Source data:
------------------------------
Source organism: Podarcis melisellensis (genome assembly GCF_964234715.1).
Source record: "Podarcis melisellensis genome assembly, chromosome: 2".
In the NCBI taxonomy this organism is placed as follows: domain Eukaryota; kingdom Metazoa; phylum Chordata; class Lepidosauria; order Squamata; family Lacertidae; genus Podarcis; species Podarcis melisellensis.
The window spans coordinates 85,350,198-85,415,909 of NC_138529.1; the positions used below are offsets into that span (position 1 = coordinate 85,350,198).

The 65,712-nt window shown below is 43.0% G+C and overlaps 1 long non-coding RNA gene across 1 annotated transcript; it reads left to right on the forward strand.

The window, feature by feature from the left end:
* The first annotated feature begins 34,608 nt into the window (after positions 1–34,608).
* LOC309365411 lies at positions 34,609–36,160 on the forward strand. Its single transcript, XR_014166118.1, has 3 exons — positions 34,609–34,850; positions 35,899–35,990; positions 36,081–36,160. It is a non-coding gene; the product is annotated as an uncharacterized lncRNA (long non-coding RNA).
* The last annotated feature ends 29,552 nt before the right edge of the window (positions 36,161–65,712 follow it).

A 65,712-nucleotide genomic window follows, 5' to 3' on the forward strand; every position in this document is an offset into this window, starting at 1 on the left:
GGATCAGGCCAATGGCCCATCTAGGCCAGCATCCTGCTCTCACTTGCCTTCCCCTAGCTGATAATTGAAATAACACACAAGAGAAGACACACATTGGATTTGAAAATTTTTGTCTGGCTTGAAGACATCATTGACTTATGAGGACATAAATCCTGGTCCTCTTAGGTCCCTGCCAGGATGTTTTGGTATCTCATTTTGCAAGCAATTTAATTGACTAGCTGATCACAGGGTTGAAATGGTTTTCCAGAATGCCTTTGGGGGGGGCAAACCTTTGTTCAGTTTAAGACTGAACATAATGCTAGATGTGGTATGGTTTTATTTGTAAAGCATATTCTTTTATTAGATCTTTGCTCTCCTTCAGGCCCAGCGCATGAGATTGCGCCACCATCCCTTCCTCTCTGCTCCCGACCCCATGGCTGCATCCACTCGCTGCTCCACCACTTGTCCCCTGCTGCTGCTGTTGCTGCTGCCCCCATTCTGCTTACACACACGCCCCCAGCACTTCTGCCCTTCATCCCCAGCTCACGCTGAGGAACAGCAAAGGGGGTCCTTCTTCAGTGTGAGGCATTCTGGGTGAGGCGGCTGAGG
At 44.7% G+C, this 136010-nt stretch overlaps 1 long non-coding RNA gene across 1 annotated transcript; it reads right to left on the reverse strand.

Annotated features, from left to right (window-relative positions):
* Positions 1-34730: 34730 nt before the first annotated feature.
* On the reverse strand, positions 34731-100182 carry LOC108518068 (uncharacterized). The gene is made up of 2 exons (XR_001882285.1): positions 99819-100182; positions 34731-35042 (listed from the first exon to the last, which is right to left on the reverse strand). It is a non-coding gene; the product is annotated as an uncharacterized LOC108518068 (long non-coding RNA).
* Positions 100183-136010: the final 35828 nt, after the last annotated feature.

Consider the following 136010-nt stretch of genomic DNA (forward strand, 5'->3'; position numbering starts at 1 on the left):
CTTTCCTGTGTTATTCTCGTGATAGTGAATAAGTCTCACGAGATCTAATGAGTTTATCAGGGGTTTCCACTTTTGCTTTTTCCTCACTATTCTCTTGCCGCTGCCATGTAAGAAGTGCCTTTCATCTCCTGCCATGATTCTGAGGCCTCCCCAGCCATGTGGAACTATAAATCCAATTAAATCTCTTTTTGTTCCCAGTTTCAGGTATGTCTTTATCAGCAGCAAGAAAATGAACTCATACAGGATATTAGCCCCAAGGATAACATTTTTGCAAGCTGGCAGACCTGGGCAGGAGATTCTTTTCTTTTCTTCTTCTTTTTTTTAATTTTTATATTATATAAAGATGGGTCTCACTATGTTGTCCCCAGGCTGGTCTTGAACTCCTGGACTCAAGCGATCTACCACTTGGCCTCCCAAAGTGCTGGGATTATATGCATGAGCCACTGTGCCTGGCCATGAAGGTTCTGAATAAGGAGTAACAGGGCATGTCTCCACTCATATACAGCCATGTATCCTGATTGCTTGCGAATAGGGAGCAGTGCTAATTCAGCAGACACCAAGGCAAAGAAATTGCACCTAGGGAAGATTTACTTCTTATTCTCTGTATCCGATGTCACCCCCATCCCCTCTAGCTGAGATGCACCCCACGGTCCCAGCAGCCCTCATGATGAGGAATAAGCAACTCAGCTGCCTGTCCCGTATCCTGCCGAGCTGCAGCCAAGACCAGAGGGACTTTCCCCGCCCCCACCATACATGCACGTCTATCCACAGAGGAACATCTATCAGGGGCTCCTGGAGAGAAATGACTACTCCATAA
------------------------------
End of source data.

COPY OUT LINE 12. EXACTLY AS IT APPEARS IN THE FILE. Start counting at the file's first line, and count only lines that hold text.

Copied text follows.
At 44.7% G+C, this 136010-nt stretch overlaps 1 long non-coding RNA gene across 1 annotated transcript; it reads right to left on the reverse strand.